What to do when you face losing an A-Player employee (Part 1)

What to do when you face losing an A-Player employee (Part 1)

Written by Glenn Beauchamp Managing Director | Principal IT/ICT Executive Recruiter


When a good employee leaves, it’s never easy. When that employee is one of your star “A-Player” employees it’s hurts even more. There are a number of things you should do during, after, and in the future to minimise the impact. Not say you will never lose key employees, but there are a couple of particular things you can do to ensure you maximise their tenure with the business, and perhaps enjoy the “boomerang effect” – ie. they come back in the future with additional skills and experience of value!.

As a manager, you probably already know one of your key KPI’s should be the recruitment, development and retention of A-players. And more importantly teams of them.

Steve Jobs is often quoted as saying ” A small team of A+ players can run circles around a giant team of B and C players.”

This is a very difficult goal to achieve and always on manager BHAG lists. Finding great employees is difficult, adding to this is the significant investment in training mentoring and coaching in your business models and IP. When they pack up their cardboard box of personal effects and walk out the door, so does a key piece of your business.

Remember it’s people, in particular A-players, that make up the core DNA of your business, not the products or services you provide.

In part one of this series, here is one of several things you can do when this situation occurs:

1. What’s your level of Emotional Intelligence (EQ)?

Situations like these always test your (EQ). Take deep breaths and try to keep in a neutral head space! Actively listen what is actually said, not what you think you are hearing. Ask simple, open ended questions for clarification – don’t attack, accuse, justify, overreact etc. Make notes that you can then reflect on later in the day. Don’t make any key decisions, agree only to set another time to meet later in the day or the next day to discuss things further.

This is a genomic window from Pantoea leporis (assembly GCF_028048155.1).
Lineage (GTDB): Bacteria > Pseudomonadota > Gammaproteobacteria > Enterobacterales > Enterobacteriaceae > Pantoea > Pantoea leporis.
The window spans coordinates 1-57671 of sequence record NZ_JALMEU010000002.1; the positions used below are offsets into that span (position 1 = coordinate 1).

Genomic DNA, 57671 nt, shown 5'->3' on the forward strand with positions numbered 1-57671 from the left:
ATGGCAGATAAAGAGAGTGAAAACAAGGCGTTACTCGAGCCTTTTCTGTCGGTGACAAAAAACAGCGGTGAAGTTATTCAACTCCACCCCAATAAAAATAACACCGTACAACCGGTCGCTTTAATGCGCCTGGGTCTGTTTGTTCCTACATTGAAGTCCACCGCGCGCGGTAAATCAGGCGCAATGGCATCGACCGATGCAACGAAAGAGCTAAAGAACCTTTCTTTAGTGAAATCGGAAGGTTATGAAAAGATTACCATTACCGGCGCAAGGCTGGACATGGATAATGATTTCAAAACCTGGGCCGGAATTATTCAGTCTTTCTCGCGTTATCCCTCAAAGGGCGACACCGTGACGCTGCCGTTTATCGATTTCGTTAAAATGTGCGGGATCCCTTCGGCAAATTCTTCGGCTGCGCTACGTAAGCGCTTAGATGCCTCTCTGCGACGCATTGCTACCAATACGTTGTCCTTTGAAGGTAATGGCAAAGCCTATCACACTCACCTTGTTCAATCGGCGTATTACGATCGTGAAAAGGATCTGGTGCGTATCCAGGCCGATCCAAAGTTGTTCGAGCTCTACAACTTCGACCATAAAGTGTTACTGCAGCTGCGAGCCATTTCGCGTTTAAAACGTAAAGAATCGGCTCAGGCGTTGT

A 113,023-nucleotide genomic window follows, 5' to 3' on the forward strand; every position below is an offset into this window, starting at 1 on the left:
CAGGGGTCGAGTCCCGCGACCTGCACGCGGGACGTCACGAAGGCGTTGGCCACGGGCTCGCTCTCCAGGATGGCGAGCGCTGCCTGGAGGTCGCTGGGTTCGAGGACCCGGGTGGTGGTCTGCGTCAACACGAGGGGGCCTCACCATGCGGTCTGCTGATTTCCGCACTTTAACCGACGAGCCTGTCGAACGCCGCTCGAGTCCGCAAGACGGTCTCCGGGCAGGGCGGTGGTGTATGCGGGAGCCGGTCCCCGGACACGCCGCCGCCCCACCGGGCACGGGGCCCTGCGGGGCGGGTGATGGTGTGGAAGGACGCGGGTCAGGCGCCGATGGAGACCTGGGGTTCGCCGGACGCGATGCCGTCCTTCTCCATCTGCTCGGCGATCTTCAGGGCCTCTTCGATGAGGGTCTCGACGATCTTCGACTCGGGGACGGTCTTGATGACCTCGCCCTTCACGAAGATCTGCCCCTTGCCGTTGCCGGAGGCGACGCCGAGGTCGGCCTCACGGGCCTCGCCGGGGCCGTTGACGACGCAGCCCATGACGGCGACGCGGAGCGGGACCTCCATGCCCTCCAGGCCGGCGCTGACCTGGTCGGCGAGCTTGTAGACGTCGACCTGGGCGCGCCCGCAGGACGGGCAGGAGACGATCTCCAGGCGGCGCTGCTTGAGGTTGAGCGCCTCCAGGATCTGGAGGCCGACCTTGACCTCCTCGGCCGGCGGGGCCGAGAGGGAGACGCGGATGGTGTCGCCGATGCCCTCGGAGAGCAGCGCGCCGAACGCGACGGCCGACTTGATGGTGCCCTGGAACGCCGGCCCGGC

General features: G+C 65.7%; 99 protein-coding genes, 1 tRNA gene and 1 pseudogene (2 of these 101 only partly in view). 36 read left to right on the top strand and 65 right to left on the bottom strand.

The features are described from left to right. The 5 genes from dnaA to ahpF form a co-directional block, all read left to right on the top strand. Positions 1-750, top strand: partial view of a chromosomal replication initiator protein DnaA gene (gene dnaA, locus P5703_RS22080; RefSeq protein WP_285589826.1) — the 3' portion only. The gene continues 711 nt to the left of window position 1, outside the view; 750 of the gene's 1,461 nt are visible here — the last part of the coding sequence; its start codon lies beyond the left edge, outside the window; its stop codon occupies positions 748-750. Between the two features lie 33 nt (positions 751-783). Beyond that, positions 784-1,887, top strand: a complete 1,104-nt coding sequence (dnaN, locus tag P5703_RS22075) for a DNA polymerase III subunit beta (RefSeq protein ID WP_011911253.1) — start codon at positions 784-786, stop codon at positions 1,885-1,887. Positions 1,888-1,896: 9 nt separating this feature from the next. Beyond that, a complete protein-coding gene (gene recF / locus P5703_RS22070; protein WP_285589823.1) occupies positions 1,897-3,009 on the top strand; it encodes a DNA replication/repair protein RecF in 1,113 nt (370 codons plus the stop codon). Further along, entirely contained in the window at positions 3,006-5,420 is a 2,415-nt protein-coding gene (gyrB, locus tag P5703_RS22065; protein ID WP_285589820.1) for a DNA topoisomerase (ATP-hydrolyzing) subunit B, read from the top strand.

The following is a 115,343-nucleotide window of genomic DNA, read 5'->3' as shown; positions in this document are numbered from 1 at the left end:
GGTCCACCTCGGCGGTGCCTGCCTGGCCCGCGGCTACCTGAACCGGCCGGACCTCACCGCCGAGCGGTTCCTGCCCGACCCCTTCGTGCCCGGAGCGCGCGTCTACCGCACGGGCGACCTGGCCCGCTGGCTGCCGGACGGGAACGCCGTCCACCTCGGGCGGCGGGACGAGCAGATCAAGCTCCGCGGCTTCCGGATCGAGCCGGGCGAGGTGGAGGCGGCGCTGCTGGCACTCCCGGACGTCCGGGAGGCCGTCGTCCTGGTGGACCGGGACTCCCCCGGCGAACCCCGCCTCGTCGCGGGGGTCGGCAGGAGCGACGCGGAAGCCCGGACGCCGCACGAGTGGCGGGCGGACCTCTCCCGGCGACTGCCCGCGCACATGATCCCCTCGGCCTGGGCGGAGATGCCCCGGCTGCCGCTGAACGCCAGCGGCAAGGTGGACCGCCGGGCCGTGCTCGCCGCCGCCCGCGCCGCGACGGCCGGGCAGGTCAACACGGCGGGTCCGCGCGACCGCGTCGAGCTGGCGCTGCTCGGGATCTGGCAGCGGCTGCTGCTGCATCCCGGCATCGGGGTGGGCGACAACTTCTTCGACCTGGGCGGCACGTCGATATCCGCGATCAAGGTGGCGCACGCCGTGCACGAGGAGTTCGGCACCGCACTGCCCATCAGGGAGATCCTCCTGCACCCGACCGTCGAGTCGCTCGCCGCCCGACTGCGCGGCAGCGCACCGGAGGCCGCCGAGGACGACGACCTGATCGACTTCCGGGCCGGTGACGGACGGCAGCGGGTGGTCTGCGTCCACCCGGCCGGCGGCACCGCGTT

Try and have another person in the meeting: If it’s at all possible, try to have another manager in the meeting room with you. They don’t and (ideally) need to do anything, just be there to listen and perhaps take notes. They are “Switzerland” and neutrally supporting you both. The conversation is between you and your A-player employee. This is key takeaway.

Remember there is a saying that employees leave managers not companies. Thismay be the case, however here is an opportunity for you to really shine. How you behave in this situation could mean the difference between your A-Player staying and working another day, or walking out that day without a handover, and creating a host of other HR challenges for the business.

The key follow up meeting with your A-Player: When you have cleared your head of distractions, have your thoughts gathered, and the emotion has dissipated from the situation, you can then ask all your “Why, How, When, How, Where etc questions?” It’s very important you continue to show respect, integrity and leadership.

Dealing with the situation this way will ensure you don’t do things like:

· counter offer with a ridiculous salary increase, employment conditions and other benefits;

· say and do things you regret in the future – remember your other employees are always watching you;

· negatively comment and challenge the employee, their new job, new employer etc.

How’s your emotional intelligence? How do you think you would handle a situation like this?

In the next parts of this series of “What to do when you face losing an A-Player employee” we’ll discuss how you may be able to turn the employee around, communicating to your current employees, making sure you leave the door open the right way (without being walked over) and succession planning. In addition, we’ll provide a few other tips and advice.

For more information on Recruiting, Retaining and Retraining A-Player employees, please don’t hesitate to get in touch.

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